This is the swirling fury of Hurricane Florence when it made landfall in North Carolina on Friday seen from hundreds of kilometers in space.
The satellite videos of NASA and NOAA show masses of clouds that meet in the eye of the hurricane when it crashed into Wrightsville Beach at 7.15am.
The sepulchral stillness of space contrasted with the events on the ground, as the rough waters enveloped the houses and the 90 mph winds uprooted trees from their roots.
NASA's satellite video shows masses of clouds gathering in the eye of the hurricane when it crashed into Wrightsville Beach at 7.15 a.m.
The NASA images were filmed by cameras outside the International Space Station, which is 254 miles from the surface of the earth.
The video of the NOAA (National Oceanic and Atmospheric Administration) was taken by a satellite.
Both are being examined by scientists looking to determine the size of the storm and where it might go next.
The hurricane is now on its way inland at only 6 mph per hour, which maximizes the damage it is causing to coastal communities.
"I see a biblically proportioned flood event that is going to occur," Wilmington Police Chief Ralph Evangelous told ABC News.
"I see that the beach communities are flooded with water and destruction that will be beautiful, quite epic in nature."
More than 60 people, including children, had to be removed from a motel in Jacksonville at the height of the storm, and many more who defied evacuation orders expected to be rescued.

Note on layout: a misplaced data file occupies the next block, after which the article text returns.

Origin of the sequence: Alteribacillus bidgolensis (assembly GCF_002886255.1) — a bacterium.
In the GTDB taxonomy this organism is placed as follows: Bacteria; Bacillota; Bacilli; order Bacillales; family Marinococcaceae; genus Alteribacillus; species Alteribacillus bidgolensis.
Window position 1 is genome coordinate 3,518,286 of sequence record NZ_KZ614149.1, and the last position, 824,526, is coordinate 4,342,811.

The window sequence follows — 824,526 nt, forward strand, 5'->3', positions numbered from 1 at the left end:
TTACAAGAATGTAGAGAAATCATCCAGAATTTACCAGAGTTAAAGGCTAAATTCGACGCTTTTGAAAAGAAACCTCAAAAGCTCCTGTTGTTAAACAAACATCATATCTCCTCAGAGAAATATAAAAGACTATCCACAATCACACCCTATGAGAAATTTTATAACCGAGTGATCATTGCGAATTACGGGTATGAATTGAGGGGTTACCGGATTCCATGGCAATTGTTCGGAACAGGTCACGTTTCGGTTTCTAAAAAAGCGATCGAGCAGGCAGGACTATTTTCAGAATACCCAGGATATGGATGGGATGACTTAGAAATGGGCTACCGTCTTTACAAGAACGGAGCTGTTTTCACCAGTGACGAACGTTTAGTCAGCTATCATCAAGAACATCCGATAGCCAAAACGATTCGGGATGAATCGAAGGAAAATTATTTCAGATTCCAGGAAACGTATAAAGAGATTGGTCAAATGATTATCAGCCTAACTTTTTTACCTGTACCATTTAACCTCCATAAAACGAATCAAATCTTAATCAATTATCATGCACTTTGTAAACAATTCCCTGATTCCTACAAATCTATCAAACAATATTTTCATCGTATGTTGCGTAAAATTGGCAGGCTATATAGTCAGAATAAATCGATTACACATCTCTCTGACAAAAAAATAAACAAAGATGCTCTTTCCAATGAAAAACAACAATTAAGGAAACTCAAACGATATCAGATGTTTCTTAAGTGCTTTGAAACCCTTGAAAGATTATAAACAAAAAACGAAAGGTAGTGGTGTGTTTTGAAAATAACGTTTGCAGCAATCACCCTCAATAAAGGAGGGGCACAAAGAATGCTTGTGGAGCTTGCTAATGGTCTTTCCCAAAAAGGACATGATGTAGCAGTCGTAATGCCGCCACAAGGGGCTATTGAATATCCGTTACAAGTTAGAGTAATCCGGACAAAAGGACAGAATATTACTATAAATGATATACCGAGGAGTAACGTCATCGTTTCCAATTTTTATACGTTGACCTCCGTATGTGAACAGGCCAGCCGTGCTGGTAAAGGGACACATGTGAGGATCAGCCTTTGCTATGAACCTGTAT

The hurricane hit a hole the size of a basketball on the wall of the triangle's engine, causing concrete blocks to collapse and the roof to fall, while residents were still in their rooms.
This other footage was filmed by the National Oceanic and Atmospheric Administration (NOAA) and also shows the hurricane hitting Wrightsville Beach
The firefighters had to break through and evacuate the guests to a shelter. No one was hurt.
Rescue teams were also working to free about 150 people trapped in New Bern as city spokeswoman Colleen Roberts warned that the storm surge will increase further as Florence passes over the area.
The nearby Neuse River is more than 10 feet high after exploding its banks on Thursday.
The city warned that people may need to move on to the second story, but told them to stay still because we're going to look for it.
Around 9,700 National Guard and civilian personnel are deployed, with high-speed vehicles, helicopters and ships.
The video is being analyzed by scientists looking to determine the size of the storm and where it might go next.